Anonymous is a fellowship of men and women who share their experience,
strength and hope with each other that they may solve their common
problem and help others to recover from their addiction. The only requirement
for membership is a desire to stop using cocaine and
all other mind-altering substances. There are no dues or fees for membership;
we are fully self supporting through our own contributions. We are
not allied with any sect, denomination, politics, organization, or
We do not wish to engage in any controversy and we neither
endorse nor oppose any causes. Our primary purpose is to stay free
from cocaine and allother mind-altering substances, and to help others
achieve the same freedom.
use the Twelve Step Recovery Program, because it has already been
proven that the Twelve Step Recovery Program works.
is concerned solely with the personal recovery and continued sobriety
of individual drug addicts who turn to our Fellowship for help. We
do not engage in the fields of drug addiction research, medical or
psychiatric treatment, drug education, or propaganda in any form — although
members may participate in such activities as individuals.
Anonymous is open to all persons who state a desire to stop using
cocaine, including "crack" cocaine, as well as all
other mind-altering substances. There are no dues or fees for membership.
Our expenses are supported by the voluntary contributions of our
members — we respectfully decline all outside contributions.
We are not allied with any sect, denomination, politics, organization
program of recovery was adapted from the program developed by Alcoholics
Anonymous in 1935. Like AA (with which we are not affiliated), we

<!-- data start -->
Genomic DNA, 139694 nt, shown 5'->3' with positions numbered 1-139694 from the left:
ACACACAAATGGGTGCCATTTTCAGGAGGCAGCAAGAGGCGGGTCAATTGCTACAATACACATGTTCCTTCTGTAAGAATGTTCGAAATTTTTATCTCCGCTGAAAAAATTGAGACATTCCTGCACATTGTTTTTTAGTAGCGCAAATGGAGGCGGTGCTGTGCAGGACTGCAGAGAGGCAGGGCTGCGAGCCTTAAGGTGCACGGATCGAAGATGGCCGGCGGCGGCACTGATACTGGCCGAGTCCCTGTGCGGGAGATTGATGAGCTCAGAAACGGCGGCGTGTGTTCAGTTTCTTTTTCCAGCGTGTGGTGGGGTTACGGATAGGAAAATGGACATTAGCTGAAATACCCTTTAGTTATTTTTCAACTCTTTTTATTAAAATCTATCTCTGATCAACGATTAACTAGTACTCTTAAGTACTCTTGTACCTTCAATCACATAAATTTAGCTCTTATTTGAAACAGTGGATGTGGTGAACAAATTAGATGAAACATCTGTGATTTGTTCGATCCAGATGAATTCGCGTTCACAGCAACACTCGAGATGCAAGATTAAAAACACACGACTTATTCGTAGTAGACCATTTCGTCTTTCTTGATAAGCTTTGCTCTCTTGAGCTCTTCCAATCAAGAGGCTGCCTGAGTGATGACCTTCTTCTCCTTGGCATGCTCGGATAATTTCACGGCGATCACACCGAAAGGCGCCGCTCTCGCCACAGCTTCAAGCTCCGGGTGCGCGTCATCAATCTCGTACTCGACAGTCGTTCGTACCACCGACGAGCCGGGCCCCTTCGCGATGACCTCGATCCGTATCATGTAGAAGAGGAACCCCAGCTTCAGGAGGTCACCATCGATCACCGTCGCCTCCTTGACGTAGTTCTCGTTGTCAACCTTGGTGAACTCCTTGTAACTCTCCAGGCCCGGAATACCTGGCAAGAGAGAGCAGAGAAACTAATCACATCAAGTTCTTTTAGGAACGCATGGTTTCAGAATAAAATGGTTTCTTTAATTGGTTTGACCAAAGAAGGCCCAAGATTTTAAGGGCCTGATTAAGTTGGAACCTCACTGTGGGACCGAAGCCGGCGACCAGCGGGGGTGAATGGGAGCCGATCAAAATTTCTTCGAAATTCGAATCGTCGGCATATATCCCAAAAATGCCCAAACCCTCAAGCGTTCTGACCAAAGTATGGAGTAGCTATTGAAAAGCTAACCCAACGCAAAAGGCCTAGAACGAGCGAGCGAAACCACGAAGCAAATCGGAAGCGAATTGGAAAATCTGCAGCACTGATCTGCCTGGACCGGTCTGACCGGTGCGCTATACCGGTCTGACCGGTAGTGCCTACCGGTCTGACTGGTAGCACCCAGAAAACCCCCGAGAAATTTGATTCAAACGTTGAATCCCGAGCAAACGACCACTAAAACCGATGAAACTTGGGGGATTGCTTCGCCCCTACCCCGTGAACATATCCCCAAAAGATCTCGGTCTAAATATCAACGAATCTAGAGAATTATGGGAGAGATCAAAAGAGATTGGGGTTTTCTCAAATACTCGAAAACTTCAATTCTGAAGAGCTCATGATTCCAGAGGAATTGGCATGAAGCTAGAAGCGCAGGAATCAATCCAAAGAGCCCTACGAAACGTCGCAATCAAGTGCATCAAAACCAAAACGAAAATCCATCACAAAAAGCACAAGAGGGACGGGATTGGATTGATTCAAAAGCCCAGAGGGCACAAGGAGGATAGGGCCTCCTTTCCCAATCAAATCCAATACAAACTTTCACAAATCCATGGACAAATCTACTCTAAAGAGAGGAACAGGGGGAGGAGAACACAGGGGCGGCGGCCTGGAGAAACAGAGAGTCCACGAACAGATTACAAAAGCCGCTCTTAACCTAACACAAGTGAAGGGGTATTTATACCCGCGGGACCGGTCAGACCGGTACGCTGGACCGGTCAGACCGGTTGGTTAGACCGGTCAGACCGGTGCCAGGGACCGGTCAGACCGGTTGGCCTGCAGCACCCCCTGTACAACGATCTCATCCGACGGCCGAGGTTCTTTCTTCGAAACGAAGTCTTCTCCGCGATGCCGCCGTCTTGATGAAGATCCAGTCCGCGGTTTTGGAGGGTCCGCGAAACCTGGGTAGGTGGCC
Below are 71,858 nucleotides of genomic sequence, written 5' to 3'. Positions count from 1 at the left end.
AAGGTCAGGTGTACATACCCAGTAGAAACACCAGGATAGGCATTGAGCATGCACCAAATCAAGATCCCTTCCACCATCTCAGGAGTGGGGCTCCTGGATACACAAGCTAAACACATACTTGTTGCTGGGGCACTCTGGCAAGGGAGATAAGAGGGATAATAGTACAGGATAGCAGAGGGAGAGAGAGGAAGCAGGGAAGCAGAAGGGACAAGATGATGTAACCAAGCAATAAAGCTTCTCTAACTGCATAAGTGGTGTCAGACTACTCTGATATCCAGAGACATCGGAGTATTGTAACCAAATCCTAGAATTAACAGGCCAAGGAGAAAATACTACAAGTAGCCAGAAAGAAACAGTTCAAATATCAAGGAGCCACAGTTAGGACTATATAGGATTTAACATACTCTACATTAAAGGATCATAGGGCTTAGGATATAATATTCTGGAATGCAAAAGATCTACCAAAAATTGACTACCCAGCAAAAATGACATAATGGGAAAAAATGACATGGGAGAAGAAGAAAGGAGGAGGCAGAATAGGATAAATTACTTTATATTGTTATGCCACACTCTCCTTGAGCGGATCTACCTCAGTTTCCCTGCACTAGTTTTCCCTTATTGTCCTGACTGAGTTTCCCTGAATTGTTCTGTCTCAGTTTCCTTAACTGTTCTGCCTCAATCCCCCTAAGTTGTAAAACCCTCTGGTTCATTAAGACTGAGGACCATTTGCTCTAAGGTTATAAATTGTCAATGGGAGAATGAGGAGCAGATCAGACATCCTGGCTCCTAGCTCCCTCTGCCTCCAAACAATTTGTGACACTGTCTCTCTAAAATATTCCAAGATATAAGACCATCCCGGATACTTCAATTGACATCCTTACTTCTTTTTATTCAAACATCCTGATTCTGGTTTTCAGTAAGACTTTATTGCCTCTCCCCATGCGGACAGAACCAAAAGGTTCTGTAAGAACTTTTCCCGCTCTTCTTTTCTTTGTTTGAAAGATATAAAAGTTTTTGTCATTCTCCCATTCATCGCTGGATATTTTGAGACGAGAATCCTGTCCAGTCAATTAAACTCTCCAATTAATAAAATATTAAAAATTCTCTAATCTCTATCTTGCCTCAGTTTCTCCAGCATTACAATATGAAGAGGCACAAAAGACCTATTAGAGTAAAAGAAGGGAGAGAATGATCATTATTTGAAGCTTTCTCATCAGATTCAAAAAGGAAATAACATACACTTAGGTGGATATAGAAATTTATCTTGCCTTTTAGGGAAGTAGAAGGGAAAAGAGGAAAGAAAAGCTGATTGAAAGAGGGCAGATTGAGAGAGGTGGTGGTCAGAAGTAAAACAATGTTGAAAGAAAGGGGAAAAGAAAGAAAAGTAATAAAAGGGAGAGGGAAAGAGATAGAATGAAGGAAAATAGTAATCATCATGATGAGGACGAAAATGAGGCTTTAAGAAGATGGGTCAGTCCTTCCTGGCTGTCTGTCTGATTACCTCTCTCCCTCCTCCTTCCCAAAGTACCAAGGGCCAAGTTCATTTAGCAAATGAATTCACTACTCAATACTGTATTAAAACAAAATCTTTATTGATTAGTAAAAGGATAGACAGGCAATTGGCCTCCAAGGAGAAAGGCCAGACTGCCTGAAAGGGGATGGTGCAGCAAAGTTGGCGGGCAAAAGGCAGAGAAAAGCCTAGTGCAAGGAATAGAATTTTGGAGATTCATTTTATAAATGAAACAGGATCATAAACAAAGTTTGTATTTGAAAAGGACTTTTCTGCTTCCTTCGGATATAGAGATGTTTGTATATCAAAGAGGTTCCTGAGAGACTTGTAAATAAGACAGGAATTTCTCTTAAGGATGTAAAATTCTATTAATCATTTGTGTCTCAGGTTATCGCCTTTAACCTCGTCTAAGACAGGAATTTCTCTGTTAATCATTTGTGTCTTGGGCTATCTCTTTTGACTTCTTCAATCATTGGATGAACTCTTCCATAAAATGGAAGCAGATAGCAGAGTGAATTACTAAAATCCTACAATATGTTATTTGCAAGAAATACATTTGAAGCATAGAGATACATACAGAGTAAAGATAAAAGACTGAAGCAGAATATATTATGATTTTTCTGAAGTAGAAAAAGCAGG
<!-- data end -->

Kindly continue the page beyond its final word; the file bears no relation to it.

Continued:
use the Twelve Step recovery method, which involves service to others
as a path towards recovery from addiction. We feel that one addict
talking to another can provide a level of mutual understanding and
fellowship that is hard to obtain through other methods. The fact
that an individual has recovered from their addiction, and is freely
passing this experience on to the next person, is a powerful message
for someone who is desperately searching for an answer to their own
addiction. There emerges a bond among us that transcends all other
social boundaries. We hold regular meetings to further this fellowship,
and to allow new members to find us and, perhaps, the answers they
Anonymous began in Los Angeles in 1982, and has since expanded throughout
the United States and Canada, with groups now forming in Europe.
Our literature is available in English, French, and Spanish and our
first book “Hope, Faith and Courage: Stories from the Fellowship
of Cocaine Anonymous” was published in 1994. As of 1996, we
estimated our membership at 30,000 members in over 2,000 groups.
Anonymous is a Fellowship of, by, and for addicts seeking
recovery. Friends and family of addicts should contact Co-Anon
Family Groups, a Fellowship dedicated to their much different needs.